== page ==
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Troops booted from military for misconduct sufferd from PTSD

18 May 2017

"This report proves exactly what we have been saying for decades: that the Defense Department throws troops into the grinder and disposes of them when they're used up", Kristofer Goldsmith, assistant director for policy at Vietnam Veterans of America, told Military Times.

The Government Accountability Office (GAO) in its report faulted branches of the Department of Defense (DOD) for having policies inconsistent with - or poor enforcement of - official Pentagon rules for post-traumatic stress disorder (PTSD), traumatic brain injury (TBI) or sexual trauma. For example, GAO found that 18 of the 48 nongeneralizable sample separation packets reviewed for Marine Corps servicemembers administratively separated for misconduct lacked documentation showing that the servicemember had been screened for PTSD and TBI. It also advises the Defense Secretary to actively monitor the implementation of policies relating to PTSD and TBI.

The conditions can severely affect troops' behavior and moods the report reads so their performance brings about misconduct, problems with punctuality and discipline and dismissal from service.

The report is the result of a two-year investigation, which Congress initiated as part of the fiscal year 2015 National Defense Authorization Act, as legislators were anxious that service members with PTSD or TBI were being separated from the military without adequate consideration of their conditions.

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Of all troops discharged after misconduct between 2011 and 2015, 35 percent had some form of adjustment disorder, 29 percent had an alcohol-related disorder, 22 percent had a depressive disorder, 20 percent had a substance-abuse disorder, 17 percent had an anxiety disorder, 11 percent had a traumatic brain injury and 8 percent had post-traumatic stress.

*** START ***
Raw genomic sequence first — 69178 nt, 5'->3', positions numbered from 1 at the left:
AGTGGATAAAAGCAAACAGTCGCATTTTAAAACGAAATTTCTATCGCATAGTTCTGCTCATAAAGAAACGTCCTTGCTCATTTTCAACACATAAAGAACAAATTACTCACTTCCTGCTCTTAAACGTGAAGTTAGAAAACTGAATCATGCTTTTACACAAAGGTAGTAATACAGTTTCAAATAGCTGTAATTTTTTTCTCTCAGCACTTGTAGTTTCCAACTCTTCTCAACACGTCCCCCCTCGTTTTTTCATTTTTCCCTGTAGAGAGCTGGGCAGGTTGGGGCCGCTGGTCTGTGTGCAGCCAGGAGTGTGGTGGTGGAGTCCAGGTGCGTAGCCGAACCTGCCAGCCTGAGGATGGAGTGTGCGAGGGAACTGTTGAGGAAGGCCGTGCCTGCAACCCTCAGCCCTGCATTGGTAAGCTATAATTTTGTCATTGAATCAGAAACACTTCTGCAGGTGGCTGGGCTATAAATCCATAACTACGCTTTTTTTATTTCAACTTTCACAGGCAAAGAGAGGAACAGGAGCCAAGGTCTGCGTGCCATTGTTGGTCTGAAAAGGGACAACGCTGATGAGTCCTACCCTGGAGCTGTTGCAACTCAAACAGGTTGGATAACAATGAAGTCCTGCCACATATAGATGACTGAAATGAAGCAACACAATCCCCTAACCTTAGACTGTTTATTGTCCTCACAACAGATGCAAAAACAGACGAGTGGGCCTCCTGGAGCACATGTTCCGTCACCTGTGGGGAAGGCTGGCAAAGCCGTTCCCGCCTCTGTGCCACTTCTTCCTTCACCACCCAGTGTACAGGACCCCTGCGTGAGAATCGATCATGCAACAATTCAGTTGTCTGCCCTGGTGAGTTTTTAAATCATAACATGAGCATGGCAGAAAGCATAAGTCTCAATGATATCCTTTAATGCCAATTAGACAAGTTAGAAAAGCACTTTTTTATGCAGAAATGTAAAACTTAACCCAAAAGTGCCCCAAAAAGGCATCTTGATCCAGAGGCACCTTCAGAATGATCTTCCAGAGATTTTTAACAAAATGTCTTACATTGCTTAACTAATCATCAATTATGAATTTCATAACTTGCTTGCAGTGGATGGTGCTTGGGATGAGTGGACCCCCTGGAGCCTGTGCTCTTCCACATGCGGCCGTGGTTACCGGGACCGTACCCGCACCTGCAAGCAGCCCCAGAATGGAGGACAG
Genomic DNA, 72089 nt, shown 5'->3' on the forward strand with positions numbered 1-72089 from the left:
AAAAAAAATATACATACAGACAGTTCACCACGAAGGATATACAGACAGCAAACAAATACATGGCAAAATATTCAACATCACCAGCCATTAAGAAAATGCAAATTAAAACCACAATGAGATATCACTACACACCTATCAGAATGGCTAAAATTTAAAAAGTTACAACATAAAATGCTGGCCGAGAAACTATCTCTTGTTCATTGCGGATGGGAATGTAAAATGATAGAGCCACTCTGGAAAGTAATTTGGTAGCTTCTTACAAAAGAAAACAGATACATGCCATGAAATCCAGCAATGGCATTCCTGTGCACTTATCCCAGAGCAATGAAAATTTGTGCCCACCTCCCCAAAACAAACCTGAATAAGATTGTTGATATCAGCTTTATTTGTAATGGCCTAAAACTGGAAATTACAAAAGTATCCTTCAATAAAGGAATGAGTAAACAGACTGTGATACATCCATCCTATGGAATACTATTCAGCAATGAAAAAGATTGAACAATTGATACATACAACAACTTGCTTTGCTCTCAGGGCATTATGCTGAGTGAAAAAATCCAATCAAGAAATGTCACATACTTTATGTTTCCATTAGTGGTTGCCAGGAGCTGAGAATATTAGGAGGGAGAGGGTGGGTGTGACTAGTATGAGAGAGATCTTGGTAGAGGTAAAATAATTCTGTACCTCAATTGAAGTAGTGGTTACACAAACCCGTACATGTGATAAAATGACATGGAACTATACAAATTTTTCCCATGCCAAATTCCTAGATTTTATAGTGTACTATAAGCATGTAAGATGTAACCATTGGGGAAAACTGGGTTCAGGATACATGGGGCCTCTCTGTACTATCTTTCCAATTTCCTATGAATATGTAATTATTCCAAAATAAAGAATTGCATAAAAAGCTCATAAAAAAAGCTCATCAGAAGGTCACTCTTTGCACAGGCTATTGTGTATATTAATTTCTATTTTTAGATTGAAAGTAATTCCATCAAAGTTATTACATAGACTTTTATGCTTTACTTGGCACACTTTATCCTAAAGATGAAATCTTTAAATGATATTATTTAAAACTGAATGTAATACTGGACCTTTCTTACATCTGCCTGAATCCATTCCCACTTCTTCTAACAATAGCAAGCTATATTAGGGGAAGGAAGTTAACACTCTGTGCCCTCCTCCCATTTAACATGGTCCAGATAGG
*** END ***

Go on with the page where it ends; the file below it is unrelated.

GAO recommended the Pentagon "increase its assurance" that troops are evaluated for PTSD and TBI before they get slapped with "other than honorable" discharge, particularly since these conditions might make it more likely that a soldier break with standard conduct.

Almost a quarter (23 percent) of those discharged with a diagnosis had an "other than honorable" characterization of service, making them potentially ineligible for health benefits from the Department of Veterans Affairs (VA).

Stephen Kennedy, a founder of the CT chapter of Iraq and Afghanistan Veterans of America, said he was "heartened to see the GAO acknowledge what many of us have known for a long time: Veterans with PTSD, TBI and other mental health issues are being hung out to dry".

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Veterans who received other-than-honorable discharges, commonly referred to as "bad paper" discharges, are often unable to receive veterans' benefits, such as health care.

The report added: "During interviews with Army officers, GAO found that some officers may not have received training to identify mild TBI symptoms, despite Army policy that all service members should be trained".

The Pentagon agreed with most of the recommendations, and claims that the policies are now in the process of being implemented.

GAO found that the military services' policies to address the impact of PTSD and TBI on separations for misconduct are not always consistent with DOD policy.

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Troops booted from military for misconduct sufferd from PTSD